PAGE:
I'm starting to think I just suck at parenting this age. I can't get ds to cooperate with me at all some of the time, and I think the rest of the time is just luck.

 

 

 


Well, it's a group of kids.... no matter what anybody tells you, it's MUCH easier to have four or more kids than to have one.    It's not that you are doing it wrong, but it's just easier for me, because they have peer pressure.  You have one kid who can throw a wrench into all of your plans with one little tantrum.    My daughter didn't have many tantrums at that age, but at age six... Holy Cow.  And, socks????  Our lives revolved around her stupid sock issues.  I can't even tell you how many times we were late for something JUST because of socks.

 

nextcommercial is offline  
#18 of 37 Old 02-16-2012, 11:08 PM
 
LynnS6's Avatar
 
Join Date: Mar 2005
Location: Pacific NW longing for the Midwest
Posts: 12,570
Mentioned: 0 Post(s)
Tagged: 0 Thread(s)
Quoted: 0 Post(s)

It might help for your husband to distinguish 'obedience' from 'respect'.

 

I don't want my kids to be blindly obedient, but I do want them to be respectful even if they disagree. It's also easier to ask for obedience when it really matters if there's a basis of respect already. If my kids know that I won't ask them to drop everything they're doing unless it's urgent, they're more likely to respond quickly when I ask.

 

The problem is that at 3, kids haven't yet learned the language skills to be respectful while they disagree, and sometimes they'd really rather not do what you ask. Learning to express yourself politely and learning to put aside your own desires are skills that take time to develop. Years, in fact. I expect my kids to make mistakes when learning these things. At the same time, I expect age appropriate effort to working on the skills. And, there are some things that they simply cannot do (whack your brother, throw blocks at the windows, scream in my face).

 

Reading between the lines, I wonder if there are behaviors that you and your husband disagree about. You should be on the same page about what behaviors don't belong in your family, and it may take some negotiation. When you say that your dh is expecting your son to "put aside what he wants to do" and do what an adult asks, what do you mean ? I think it's reasonable for a 3 year old to be upset if you ask him to stop playing and get ready for bed, without having given him any warning. My kids both did much much better with more warning. I'd do the 5-3-1 minute reminders, or I'd give a warning and set the kitchen timer, saying "when the timer beeps, it's pajama time". I think the warning is simple respect on your part. I'd hate to be interrupted posting on MDC and told to do something now (and in fact, I've been known to get cranky with my kids when they've made such demands)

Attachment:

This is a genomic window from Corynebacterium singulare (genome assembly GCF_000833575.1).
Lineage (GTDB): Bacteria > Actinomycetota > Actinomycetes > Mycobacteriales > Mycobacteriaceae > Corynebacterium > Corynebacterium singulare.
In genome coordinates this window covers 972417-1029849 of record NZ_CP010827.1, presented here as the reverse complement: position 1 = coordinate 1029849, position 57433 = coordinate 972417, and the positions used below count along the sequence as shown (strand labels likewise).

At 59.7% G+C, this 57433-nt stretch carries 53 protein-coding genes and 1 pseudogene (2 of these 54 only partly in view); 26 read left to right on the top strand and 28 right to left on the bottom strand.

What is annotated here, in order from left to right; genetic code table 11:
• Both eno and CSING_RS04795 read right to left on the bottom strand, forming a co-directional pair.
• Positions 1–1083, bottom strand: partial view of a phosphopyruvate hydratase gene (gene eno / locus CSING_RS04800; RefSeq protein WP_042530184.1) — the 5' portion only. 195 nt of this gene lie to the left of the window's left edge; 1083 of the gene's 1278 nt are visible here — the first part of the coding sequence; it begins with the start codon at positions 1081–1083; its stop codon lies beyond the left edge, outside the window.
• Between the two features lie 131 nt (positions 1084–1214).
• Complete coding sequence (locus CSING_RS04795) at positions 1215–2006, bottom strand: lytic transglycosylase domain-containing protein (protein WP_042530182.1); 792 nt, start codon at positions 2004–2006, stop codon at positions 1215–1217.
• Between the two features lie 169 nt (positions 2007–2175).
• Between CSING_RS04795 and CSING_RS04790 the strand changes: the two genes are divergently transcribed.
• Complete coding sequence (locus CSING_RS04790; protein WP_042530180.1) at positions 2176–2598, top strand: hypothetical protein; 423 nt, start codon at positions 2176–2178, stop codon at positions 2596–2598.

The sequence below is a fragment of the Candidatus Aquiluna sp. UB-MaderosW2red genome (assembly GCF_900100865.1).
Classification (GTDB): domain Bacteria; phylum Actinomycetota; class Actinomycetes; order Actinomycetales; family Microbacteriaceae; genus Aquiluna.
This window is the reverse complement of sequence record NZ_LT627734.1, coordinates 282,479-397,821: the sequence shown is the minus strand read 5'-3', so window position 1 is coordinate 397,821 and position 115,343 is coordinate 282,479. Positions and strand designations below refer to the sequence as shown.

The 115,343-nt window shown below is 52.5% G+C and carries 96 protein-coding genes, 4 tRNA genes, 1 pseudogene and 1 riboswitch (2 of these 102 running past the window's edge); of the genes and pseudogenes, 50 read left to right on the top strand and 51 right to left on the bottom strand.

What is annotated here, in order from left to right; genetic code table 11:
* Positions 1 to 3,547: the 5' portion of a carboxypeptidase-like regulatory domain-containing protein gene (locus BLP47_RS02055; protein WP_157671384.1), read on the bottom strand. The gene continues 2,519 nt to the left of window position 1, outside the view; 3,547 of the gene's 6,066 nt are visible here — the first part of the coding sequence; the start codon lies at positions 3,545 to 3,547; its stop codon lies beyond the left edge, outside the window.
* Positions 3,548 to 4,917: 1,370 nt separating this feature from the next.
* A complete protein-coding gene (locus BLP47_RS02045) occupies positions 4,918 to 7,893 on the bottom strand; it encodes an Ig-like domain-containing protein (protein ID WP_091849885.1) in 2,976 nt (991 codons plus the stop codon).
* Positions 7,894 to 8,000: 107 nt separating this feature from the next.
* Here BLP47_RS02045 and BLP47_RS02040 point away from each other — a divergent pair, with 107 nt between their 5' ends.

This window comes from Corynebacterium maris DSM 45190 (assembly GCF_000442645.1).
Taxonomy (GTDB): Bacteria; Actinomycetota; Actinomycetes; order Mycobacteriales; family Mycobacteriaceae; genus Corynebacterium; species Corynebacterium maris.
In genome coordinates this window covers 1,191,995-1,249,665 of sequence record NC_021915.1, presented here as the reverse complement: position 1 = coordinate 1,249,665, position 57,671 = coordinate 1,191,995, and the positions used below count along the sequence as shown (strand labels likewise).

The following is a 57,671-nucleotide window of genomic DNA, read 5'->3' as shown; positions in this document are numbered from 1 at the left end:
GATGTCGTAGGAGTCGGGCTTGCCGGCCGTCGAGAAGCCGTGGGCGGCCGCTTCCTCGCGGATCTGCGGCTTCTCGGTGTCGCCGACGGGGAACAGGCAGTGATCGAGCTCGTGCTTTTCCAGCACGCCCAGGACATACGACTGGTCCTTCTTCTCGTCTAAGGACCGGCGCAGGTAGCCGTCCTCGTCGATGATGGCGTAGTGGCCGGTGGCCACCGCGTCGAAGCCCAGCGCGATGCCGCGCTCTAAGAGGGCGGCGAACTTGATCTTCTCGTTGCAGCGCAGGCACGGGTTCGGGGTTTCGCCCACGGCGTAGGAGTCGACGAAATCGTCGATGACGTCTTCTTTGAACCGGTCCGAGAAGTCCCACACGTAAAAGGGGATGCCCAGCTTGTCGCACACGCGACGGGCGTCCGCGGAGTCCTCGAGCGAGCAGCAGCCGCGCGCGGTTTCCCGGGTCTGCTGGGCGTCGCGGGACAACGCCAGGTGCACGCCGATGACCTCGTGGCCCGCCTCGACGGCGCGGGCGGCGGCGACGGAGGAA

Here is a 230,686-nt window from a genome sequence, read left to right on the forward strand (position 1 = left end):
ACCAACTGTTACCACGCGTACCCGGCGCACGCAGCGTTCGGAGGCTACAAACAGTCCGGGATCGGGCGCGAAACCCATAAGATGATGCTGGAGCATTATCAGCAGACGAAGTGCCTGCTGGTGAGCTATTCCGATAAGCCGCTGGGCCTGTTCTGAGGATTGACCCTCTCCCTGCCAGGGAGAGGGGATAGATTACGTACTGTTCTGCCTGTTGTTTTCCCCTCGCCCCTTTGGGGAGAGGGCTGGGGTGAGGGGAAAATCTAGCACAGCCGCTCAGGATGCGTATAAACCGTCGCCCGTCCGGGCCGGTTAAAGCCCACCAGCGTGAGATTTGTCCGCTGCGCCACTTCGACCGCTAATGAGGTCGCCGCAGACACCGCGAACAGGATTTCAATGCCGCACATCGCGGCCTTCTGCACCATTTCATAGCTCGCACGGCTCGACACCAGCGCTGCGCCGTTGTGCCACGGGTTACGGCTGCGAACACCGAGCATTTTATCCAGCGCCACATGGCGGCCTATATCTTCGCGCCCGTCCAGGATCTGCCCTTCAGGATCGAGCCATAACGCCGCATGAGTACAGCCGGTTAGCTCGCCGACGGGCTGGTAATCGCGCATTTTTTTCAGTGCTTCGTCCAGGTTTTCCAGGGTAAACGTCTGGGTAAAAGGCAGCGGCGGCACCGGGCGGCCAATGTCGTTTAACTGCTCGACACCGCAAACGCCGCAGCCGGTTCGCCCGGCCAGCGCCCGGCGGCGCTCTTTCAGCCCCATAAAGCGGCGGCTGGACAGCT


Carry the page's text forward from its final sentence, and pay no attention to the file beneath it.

If it's rule-breaking or doing something annoying however, I don't think a 3 year old's desire to do something trumps an adult's request to stop. The question then is how you're asking him to stop. Are you saying "don't do that"? Are you saying "Stop! sit down." The second one will get much more compliance because you're clear on what he should do (phrasing things in terms of what he should do is always a good idea.) If a verbal command doesn't work, then it's time to gently help him comply. That's teaching him you mean what you say and that you'll follow through. If you only follow through sometimes, then he's going to push harder to not do what you ask, because you're letting him play the compliance lottery. "Sometimes mom/dad makes me, sometimes they don't. Which will it be this time? What are the risks of not doing it?" Intermittent reinforcement is a really powerful motivator. So, if your dh is expecting him to obey verbal commands all the time, I think he's got unreasonable expectations of where a child is in development. Dad needs to go to him, get down to his level, phrase the request in terms of what your son needs to do, and help him follow through, all while being calm.

 

 

 

Tjej likes this.

Lynnteapot2.GIF, academicreading.gif,geek.gif wife, WOHM  to T jog.gif(4/01) and M whistling.gif (5/04)
LynnS6 is offline  
#19 of 37 Old 02-17-2012, 08:53 AM
 
Tjej's Avatar
 
Join Date: Jan 2009
Location: a beautiful place
Posts: 1,580
Mentioned: 0 Post(s)
Tagged: 0 Thread(s)
Quoted: 0 Post(s)

How to get them to live up to high expectations:

A lot of loving patience, explaining, coming to their level, modelling, repetition, consistency... mixed in with fun together and interesting experiences.  And realizing when expectations are unreasonable and finding a new way to make the family work well together.